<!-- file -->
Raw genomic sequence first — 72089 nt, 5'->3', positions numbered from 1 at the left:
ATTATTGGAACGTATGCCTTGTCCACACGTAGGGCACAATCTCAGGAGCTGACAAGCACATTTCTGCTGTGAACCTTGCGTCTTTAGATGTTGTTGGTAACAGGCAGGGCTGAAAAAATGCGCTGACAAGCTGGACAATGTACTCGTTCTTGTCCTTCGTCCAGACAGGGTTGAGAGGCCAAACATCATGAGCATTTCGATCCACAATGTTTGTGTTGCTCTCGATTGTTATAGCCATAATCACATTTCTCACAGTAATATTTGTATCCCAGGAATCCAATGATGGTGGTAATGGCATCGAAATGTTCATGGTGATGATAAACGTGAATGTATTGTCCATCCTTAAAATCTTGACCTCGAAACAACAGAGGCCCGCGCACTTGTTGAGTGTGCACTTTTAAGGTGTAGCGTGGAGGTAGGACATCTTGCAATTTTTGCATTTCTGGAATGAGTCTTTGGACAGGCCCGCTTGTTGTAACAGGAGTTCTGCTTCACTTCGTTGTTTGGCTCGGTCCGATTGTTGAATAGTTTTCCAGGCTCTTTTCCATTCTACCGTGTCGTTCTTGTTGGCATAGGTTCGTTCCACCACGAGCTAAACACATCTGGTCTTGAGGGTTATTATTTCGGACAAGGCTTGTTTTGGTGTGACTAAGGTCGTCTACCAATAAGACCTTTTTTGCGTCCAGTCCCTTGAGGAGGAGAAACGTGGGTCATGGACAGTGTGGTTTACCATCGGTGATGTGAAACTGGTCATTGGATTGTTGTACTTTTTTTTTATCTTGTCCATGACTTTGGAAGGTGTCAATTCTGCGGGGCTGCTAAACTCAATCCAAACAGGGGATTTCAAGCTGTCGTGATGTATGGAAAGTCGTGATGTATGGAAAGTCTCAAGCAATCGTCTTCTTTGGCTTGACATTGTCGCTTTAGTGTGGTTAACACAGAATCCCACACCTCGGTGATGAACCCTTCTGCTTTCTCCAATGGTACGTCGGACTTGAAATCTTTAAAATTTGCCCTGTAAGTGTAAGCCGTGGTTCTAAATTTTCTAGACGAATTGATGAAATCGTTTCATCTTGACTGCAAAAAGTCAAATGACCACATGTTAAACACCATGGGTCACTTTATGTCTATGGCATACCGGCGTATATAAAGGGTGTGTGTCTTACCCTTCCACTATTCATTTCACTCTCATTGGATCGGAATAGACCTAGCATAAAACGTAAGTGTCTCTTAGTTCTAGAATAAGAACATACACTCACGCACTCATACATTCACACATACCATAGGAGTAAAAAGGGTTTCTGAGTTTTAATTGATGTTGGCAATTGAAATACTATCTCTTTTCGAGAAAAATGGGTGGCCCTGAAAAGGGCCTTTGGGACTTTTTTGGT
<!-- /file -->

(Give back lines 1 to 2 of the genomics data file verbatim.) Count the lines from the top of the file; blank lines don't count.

Raw genomic sequence first — 72089 nt, 5'->3', positions numbered from 1 at the left:
ATTATTGGAACGTATGCCTTGTCCACACGTAGGGCACAATCTCAGGAGCTGACAAGCACATTTCTGCTGTGAACCTTGCGTCTTTAGATGTTGTTGGTAACAGGCAGGGCTGAAAAAATGCGCTGACAAGCTGGACAATGTACTCGTTCTTGTCCTTCGTCCAGACAGGGTTGAGAGGCCAAACATCATGAGCATTTCGATCCACAATGTTTGTGTTGCTCTCGATTGTTATAGCCATAATCACATTTCTCACAGTAATATTTGTATCCCAGGAATCCAATGATGGTGGTAATGGCATCGAAATGTTCATGGTGATGATAAACGTGAATGTATTGTCCATCCTTAAAATCTTGACCTCGAAACAACAGAGGCCCGCGCACTTGTTGAGTGTGCACTTTTAAGGTGTAGCGTGGAGGTAGGACATCTTGCAATTTTTGCATTTCTGGAATGAGTCTTTGGACAGGCCCGCTTGTTGTAACAGGAGTTCTGCTTCACTTCGTTGTTTGGCTCGGTCCGATTGTTGAATAGTTTTCCAGGCTCTTTTCCATTCTACCGTGTCGTTCTTGTTGGCATAGGTTCGTTCCACCACGAGCTAAACACATCTGGTCTTGAGGGTTATTATTTCGGACAAGGCTTGTTTTGGTGTGACTAAGGTCGTCTACCAATAAGACCTTTTTTGCGTCCAGTCCCTTGAGGAGGAGAAACGTGGGTCATGGACAGTGTGGTTTACCATCGGTGATGTGAAACTGGTCATTGGATTGTTGTACTTTTTTTTTATCTTGTCCATGACTTTGGAAGGTGTCAATTCTGCGGGGCTGCTAAACTCAATCCAAACAGGGGATTTCAAGCTGTCGTGATGTATGGAAAGTCGTGATGTATGGAAAGTCTCAAGCAATCGTCTTCTTTGGCTTGACATTGTCGCTTTAGTGTGGTTAACACAGAATCCCACACCTCGGTGATGAACCCTTCTGCTTTCTCCAATGGTACGTCGGACTTGAAATCTTTAAAATTTGCCCTGTAAGTGTAAGCCGTGGTTCTAAATTTTCTAGACGAATTGATGAAATCGTTTCATCTTGACTGCAAAAAGTCAAATGACCACATGTTAAACACCATGGGTCACTTTATGTCTATGGCATACCGGCGTATATAAAGGGTGTGTGTCTTACCCTTCCACTATTCATTTCACTCTCATTGGATCGGAATAGACCTAGCATAAAACGTAAGTGTCTCTTAGTTCTAGAATAAGAACATACACTCACGCACTCATACATTCACACATACCATAGGAGTAAAAAGGGTTTCTGAGTTTTAATTGATGTTGGCAATTGAAATACTATCTCTTTTCGAGAAAAATGGGTGGCCCTGAAAAGGGCCTTTGGGACTTTTTTGGT